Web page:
Vinorelbine is a type of drug called a vinca alkaloid. Vinca alkaloids are made from the periwinkle plant. Vinorelbine inhibits (obstructs) the microtubule structures within the cell. Microtubules are part of the cell’s framework for dividing and replicating itself. Inhibition of these structures results in cell death.
- Relapsed/refractory non-Hodgkin lymphoma (NHL)
- Relapsed/refractory Hodgkin lymphoma (HL)
The doctor will determine the dose and schedule.
The amount of vinorelbine given depends on many factors including:
- Height and weight
- General health or other health problems
- Type of lymphoma being treated
Vinorelbine is given through a vein by intravenous infusion (IV) given via gravity rather than pushed through the IV pump.
Vinorelbine is a vesicant. A vesicant is a chemical that causes extensive tissue damage and blistering if it escapes from the vein. If there is pain, redness or swelling at the IV site whilst receiving vinorelbine, the health care team should be alerted immediately. A nurse will be next to the patient during the infusion to stop the infusion immediately if there are any issues.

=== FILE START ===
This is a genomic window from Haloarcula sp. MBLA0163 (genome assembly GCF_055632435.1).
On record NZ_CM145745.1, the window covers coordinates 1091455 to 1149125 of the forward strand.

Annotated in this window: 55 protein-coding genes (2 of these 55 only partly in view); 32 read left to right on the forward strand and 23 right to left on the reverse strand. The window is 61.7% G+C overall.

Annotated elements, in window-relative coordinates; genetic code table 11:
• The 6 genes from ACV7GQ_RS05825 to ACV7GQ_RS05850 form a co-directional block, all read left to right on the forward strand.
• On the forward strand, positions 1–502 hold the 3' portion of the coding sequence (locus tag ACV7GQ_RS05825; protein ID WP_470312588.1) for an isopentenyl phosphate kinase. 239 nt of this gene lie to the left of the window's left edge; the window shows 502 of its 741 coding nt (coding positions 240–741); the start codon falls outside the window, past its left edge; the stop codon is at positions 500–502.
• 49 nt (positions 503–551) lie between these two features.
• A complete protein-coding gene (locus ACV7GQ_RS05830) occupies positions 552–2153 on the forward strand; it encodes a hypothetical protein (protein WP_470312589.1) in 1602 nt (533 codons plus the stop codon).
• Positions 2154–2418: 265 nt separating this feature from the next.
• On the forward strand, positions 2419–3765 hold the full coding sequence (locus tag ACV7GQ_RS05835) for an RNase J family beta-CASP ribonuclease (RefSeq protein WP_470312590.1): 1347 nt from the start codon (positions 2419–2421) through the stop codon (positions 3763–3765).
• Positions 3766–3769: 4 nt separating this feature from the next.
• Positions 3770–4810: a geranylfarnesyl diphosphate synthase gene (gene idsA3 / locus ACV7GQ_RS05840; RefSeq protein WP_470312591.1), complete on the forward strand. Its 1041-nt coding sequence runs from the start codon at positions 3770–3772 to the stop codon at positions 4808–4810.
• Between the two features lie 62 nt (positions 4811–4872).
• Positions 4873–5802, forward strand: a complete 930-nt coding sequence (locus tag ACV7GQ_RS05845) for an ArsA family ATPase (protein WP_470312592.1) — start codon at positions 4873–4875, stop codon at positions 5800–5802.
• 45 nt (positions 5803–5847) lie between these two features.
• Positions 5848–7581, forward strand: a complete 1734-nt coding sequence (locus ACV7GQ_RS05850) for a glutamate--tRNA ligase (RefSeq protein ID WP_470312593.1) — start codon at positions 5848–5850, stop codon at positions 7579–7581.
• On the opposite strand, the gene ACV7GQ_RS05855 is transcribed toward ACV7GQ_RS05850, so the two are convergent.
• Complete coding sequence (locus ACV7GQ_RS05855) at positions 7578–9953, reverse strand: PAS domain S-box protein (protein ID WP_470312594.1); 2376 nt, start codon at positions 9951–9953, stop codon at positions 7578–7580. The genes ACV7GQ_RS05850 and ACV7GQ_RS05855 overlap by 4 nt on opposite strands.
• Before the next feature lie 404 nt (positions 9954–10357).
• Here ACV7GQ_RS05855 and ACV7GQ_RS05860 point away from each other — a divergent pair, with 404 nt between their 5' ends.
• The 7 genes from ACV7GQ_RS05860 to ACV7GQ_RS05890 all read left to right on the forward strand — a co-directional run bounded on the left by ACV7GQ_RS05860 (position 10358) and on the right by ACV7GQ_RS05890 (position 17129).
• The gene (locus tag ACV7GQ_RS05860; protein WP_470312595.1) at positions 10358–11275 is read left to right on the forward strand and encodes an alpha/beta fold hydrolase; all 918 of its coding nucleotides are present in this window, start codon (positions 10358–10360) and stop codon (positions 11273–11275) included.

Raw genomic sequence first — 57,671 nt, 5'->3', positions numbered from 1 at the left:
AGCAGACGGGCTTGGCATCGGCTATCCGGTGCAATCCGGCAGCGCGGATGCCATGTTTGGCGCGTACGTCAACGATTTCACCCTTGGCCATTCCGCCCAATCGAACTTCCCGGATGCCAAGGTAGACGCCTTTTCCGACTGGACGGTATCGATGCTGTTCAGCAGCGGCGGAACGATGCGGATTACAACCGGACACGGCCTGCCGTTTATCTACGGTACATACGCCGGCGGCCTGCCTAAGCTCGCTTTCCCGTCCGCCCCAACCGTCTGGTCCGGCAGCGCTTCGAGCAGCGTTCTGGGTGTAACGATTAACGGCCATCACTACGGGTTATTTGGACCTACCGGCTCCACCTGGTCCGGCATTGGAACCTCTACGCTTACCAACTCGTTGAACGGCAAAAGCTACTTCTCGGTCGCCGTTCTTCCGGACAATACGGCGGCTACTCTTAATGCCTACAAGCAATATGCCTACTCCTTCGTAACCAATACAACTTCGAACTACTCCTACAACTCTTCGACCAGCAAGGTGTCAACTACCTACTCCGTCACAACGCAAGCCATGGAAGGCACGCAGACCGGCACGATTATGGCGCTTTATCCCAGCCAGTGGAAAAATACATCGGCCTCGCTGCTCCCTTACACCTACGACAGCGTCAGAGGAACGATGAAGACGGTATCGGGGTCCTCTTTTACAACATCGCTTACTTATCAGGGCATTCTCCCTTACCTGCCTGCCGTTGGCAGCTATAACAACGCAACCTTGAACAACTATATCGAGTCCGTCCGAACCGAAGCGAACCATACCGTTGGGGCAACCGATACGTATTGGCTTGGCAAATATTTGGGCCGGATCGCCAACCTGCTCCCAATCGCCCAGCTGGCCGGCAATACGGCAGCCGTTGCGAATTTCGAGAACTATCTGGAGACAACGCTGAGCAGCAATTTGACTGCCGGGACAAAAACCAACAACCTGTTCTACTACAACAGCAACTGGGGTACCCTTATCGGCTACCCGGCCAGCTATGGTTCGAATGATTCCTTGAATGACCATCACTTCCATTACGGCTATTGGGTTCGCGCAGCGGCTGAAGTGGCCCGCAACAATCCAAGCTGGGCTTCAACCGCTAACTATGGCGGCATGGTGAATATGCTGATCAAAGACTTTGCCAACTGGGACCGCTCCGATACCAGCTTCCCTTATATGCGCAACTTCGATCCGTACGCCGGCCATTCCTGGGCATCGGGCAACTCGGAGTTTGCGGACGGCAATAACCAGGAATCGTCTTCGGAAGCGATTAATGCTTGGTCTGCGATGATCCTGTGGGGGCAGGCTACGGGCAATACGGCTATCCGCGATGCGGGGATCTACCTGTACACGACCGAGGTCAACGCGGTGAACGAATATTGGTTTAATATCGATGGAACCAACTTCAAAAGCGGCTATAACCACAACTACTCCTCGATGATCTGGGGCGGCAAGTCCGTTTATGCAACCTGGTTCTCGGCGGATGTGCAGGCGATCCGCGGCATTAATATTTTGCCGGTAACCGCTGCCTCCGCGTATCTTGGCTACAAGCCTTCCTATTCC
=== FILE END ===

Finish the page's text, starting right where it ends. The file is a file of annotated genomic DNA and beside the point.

- Low white blood cells. This can put you at increased risk of infection
- Anaemia (low red blood cells)
- Thrombocytopenia (low platelets). This can put you at increased risk for bleeding.
- Nausea or vomiting
- Loss of appetite
- Muscle weakness
- Diarrhoea or constipation
- Pain along the site where the medication was given
- Peripheral neuropathy (numbness in your fingers and toes) may occur with repeated doses. This should be reported to your
- Healthcare provider.
- Hair loss
- Sore mouth and throat
- High temperature (fever)